The bandwidth of the frequency shifter 10 is given by
f3db =1/(πRC) (17)
where C is the static capacitance associated with the electrodes 16, 18 and 20 and R is the resistance between each of the electrodes 16 and 18 and ground potential. In general the static capacitance is approximately 1 pf, so that a termination resistance results in a bandwidth of 1.3 GHz. The driving power of the frequency shifter 10 is given by
P=V2 /(2R). (18)
If 100% conversion of the carrier into the sideband is desired, then the driving electric power is given by
P=V2.sub.π /(2R) (19)
must be applied to the electrodes 16, 18 and 20, where V.sub.π is given by Equation 10 as explained above. The wavelength, λ, is 6328 Å. The distance, d, between the electrodes 16 and 18 is about 10 μm. Lithium niobate has an index of refraction of 2.29, and its linear electro-optic coefficient γ22 is 3.4×10 m/V. The electrodes 16, 18 and 20 are each about 1.0 cm in length. The above parameters give a half-wave voltage of about 7.7 volts, which results in a driving power of about 593 mw for each of the electrodes, which are connected to the signal source 22. Therefore, a total power of about a watt is required to operate the frequency shifter 10. The above parameters are exemplary only and are not critical to the operation of the frequency shifter 10. The power requirement could be reduced by decreasing the distance between the electrodes 16, 18 and 20 and by increasing the length thereof.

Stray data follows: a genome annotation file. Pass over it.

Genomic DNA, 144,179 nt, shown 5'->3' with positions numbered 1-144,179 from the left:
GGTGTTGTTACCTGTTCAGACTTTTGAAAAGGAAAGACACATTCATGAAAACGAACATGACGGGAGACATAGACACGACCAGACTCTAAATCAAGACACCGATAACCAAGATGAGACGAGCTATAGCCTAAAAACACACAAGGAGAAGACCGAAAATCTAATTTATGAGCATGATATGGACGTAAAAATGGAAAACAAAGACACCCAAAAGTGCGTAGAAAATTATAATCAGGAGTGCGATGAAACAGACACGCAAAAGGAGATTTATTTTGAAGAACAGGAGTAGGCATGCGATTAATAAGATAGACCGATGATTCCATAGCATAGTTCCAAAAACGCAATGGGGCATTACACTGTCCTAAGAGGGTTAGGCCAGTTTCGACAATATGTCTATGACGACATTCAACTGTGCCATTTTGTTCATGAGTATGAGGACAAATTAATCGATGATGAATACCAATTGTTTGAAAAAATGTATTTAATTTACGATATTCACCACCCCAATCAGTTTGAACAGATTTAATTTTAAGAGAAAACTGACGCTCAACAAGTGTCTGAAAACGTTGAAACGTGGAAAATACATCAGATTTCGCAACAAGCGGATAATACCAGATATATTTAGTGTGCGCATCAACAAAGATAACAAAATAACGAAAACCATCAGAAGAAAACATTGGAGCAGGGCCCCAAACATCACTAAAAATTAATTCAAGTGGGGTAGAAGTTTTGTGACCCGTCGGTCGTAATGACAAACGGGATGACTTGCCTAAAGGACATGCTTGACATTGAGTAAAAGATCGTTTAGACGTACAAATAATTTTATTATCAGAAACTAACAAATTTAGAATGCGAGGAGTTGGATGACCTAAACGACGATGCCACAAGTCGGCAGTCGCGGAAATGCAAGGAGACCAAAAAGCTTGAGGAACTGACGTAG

The optical waves input to the halfwave plate is preferably circularly polarized. Passage of a signal having a linear polarization through one of the quarter wave plates 56 or 58 ensures that the input to the half wave plate has the desired circular polarization. If the input to the quarter wave plate 56, for example, is linearly polarized with its polarization being at 45 degrees from the positive x-axis, then the quarter wave plate 56 introduces a 90 degree phase difference in the waves of equal polarizations along both the x-axis and the y-axis.